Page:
It’s like clockwork these days – shortly after tragedy strikes, some elected official somewhere turns it into a political talking point. Our candidate this time around is two-term Arkansas state Representative Nate Bell, who tweeted the following earlier this morning:
There’s so much wrong here, I don’t even know where to start. Not only is Rep. Bell making light of a very serious, very intense situation in Boston, he’s going so in the midst of tremendous confusion and uncertainty. I’m in complete agreement with Andrew Sullivan when he asked, “Is everything political? Can we not try just to understand first – before we exploit this tragedy for partisan or ideological reasons?” (Sullivan proceeded to nominate Bell for a Malkin Award, given for “shrill, hyperbolic, divisive and intemperate right-wing rhetoric.”)
Bell later posted an apology on Facebook, but he misses the larger point. He seems to think that the only objectionable part of his tweet is the “when,” not the “what.” Setting aside that his comment only makes sense in reference to said tragedy; his tweet is not only insensitive, but condescending and insulting.
As we’ve seen in past months, gun control is quite the controversial topic. A lot of people have a lot of very strong opinions on the subject and are more than willing to express those opinions very loudly. And although some from both sides might disagree with me here, there are valid points on both sides, and that it’s a discussion we need to be having.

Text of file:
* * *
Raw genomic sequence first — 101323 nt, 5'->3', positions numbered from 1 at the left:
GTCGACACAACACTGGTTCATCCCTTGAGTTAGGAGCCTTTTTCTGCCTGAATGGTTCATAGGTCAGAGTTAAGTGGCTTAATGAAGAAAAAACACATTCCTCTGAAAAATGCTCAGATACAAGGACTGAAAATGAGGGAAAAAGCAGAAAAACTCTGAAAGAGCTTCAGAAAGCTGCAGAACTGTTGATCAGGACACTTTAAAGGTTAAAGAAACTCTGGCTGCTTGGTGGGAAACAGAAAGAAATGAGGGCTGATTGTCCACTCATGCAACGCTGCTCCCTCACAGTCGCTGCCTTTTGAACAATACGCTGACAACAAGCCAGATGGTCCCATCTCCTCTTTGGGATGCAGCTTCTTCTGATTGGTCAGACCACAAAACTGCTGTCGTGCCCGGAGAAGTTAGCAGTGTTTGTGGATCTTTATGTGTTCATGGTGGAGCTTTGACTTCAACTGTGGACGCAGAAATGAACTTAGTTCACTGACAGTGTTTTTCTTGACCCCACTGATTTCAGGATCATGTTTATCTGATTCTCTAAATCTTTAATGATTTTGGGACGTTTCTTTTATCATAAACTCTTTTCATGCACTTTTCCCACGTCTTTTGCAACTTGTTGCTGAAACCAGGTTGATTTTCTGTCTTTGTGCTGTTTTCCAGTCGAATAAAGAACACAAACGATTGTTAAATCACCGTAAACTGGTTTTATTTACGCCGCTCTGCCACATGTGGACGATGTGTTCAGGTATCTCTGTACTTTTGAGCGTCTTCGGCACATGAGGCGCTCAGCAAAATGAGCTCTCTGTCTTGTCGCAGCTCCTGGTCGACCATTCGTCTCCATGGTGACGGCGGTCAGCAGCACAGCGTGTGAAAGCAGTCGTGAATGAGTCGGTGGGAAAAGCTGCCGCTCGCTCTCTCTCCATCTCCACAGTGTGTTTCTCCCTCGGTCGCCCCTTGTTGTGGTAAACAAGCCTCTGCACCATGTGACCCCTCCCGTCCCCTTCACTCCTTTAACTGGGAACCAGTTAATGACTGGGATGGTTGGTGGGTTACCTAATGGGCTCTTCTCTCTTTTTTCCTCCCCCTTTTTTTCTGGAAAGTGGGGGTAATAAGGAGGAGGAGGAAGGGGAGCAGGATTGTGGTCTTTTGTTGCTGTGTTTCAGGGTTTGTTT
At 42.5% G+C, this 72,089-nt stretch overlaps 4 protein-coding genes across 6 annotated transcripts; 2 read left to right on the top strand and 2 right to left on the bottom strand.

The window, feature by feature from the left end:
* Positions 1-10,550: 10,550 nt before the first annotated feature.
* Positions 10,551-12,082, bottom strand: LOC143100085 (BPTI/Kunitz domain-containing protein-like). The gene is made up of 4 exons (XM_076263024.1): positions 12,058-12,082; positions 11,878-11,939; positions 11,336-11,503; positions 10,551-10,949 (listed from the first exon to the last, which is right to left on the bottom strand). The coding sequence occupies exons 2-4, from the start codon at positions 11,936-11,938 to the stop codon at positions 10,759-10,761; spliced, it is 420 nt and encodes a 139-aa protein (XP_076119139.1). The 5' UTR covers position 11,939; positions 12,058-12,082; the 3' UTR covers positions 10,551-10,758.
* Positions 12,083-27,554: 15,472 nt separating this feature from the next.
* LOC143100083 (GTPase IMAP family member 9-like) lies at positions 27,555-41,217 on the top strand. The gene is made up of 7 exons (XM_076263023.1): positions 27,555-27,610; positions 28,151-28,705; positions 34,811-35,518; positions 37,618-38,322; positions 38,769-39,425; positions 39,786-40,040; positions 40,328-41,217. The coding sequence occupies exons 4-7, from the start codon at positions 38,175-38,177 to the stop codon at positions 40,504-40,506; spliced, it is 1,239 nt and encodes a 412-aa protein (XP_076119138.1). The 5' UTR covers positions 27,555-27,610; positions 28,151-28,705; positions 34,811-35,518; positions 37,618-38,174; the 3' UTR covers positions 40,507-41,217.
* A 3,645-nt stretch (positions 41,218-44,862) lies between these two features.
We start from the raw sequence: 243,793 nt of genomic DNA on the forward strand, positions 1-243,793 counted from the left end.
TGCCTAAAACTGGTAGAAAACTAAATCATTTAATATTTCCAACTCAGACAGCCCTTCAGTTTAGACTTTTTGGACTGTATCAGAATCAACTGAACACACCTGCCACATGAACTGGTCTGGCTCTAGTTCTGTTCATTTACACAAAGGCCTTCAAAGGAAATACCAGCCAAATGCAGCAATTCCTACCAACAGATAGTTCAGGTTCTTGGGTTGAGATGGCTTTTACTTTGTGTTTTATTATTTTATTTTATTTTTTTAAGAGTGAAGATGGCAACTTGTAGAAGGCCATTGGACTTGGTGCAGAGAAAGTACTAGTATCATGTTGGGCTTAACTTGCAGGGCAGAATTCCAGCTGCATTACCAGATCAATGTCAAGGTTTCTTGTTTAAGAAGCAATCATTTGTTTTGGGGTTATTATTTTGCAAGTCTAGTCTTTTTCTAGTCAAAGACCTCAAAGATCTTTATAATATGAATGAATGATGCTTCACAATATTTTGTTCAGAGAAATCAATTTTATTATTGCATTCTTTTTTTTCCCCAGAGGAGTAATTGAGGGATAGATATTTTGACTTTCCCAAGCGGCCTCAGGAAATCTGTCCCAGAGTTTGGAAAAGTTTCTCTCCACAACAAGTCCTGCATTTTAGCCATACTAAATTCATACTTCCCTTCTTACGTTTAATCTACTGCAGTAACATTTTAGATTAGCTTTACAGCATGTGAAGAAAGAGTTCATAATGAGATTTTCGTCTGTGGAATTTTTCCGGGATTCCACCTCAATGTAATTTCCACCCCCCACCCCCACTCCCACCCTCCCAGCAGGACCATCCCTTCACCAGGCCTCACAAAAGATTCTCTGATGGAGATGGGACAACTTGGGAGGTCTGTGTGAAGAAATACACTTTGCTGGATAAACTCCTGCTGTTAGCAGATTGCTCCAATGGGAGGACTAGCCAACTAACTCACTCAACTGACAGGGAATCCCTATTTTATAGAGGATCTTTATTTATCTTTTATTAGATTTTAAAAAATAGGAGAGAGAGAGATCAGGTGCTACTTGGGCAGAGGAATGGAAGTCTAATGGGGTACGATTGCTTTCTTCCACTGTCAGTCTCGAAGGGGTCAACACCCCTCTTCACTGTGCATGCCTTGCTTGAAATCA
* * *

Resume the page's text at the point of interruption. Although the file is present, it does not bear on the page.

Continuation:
But belittling and insulting your opponents is the wrong way to go about it. I’m sure there was more than enough fear and uncertainty to go around in Boston last night, regardless of one’s political affiliation. There is absolutely no need to single out your political opponents as craven and hypocritical, and I think the citizens of Boston have shown that they are quite capable of responding to extraordinary circumstances without using assault rifles as teddy bears. Perhaps I'm just being optimistic, but I expect my public figures to lead in times of crisis, to bring the country together, not to sow discord and division.
But perhaps even more disappointing are the responses that Bell's tweet has provoked. As of writing this, 1,424 people have retweeted his original comment, and 292 have favorited it. A quick glance at Facebook and Twitter show a fierce and vitriolic reaction from liberals. More partisan division is the last thing we need at the moment. There will be more than enough time to analyze how the Boston Marathon bombings change the calculus of gun control at a later time. For now, still only days away from the tragedy itself, our attention is called to other, far more pressing issues.